Xpedition updated for schematic verification and DFT
The latest Xpedition Verification Platform from Mentor seeks further to address a PCB market where more than half of projects miss their release dates or original budgets, with that number going higher for bleeding-edge designs in areas such as high-speed.
In common with earlier releases, the new additions share a ‘shift left’ objective to integrate verification tasks within earlier stages of design. They address schematic verification and design-for-test.
The company has also deepened the integration of existing features for vibration, DC drop, electrical rule checks and DFM.
The respin ramp
Mentor is supporting its Xpedition launch by releasing independent research conducted earlier this year by Lifecycle Insights.
It concludes that only 25% of projects are delivered on time and on budget, while 17% are cancelled. Average spins per project are running at 2.9 at an average per-spin cost of $44,000 in money and 8.5 days in time.
At the same time, Lifecycle found that those companies which use more extensive and advanced methodologies are already seeing a 14% improvement in project delivery.
Mentor proposes a strategy for addressing these challenges that allows ‘design authors’ – schematic authors, layout designers, etc – to capture first-order fails within their native tool environments. They can then correct basic errors before a design is passed on for more detailed analysis by verification experts.
This approach is illustrated by how it is positioning the two new features in Xpedition.
Automated schematic verification
The new automated schematic verification feature in Xpedition has more than 150 ‘voltage-aware’ rules which are used to review an in-progress design to identify common errors and test all nets within either a single or multiple PCB design.
These kinds of check have historically been carried out manually, largely by peer review and can take weeks to complete. Even then, there is plenty of scope for human error given the many thousands of nets involved.
Mentor says that Xpedition can now automate the same analysis provide a simple report, one that will continue to grow in granularity as more rules are added all the time. Potential design issues are then fed back to the schematic engineer for early-stage correction/review as ‘Criticals’, ‘Defects’ or ‘Warnings’.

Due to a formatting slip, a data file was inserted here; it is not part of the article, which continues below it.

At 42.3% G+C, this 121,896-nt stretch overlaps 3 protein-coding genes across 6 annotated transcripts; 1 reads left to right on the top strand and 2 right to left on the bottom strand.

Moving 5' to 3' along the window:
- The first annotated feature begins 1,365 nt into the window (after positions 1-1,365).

Mentor cites the experiences of a pre-release user in the mil/aero market who said the feature helped reduce its typical debug time from two months to two weeks, even before redesign work was included.
The schematic verification feature is based on technology Mentor acquired from specialist start-up Valydate last Summer.
Integrated testability analysis
The integrated testability analysis feature seeks to replace a process that has been largely based on rules of thumb, guesswork and, again, manual effort.
It identifies appropriate test points within a schematic based on factors such as their position relative to trace widths and the reliability ratings for components within the design. These requirements can then be automatically passed within Xpedition to PCB layout.
The automated process is again manufacturing-aware and designed so that problems with coverage and test point insufficiency are addressed as early in a project as possible, and by the engineer who first needs to consider them.
Xpedition vs ‘Not done here’
Mentor is taking as much as metrics- as feature-led approach to rolling out its latest Xpedition extensions because there is a lot of entrenched conservatism about tool purchases in the PCB market. There is also the need to consider the boundary between core design work and reviews undertaken afterwards by technology analysts.
As PCB complexity grows – compounded by both higher speeds and a greater number of boards within system – the market is also facing much higher demands in terms of reliability (the classic example being those now being imposed for automotive designs).
In that context, the company is arguing that ‘good-enough’ tooling may now longer be enough, further illustrated by the fact that respin costs are now moving into six figures. They might still be some way off the million-dollar-plus respins seen in silicon, but they are undoubtedly growing at an increasing rate relative to typical PCB budgets for both time and money.
To that end, Xpedition’s new features primarily target what are seen as ‘first order’ concerns, rather than those that arise as projects are pushed closer to the bleeding edge. Let the core designers pass cleaner work to the experts so that they can concentrate on their specialist areas with greater confidence in the rest of the work.
Mentor has produced a set of strong supporting material to make its case, alongside the Lifecycle research.
A YouTube video explains more about the new features and their context. There is also a white paper and a webinar on them. And you can learn about the updates at the main Xpedition website.
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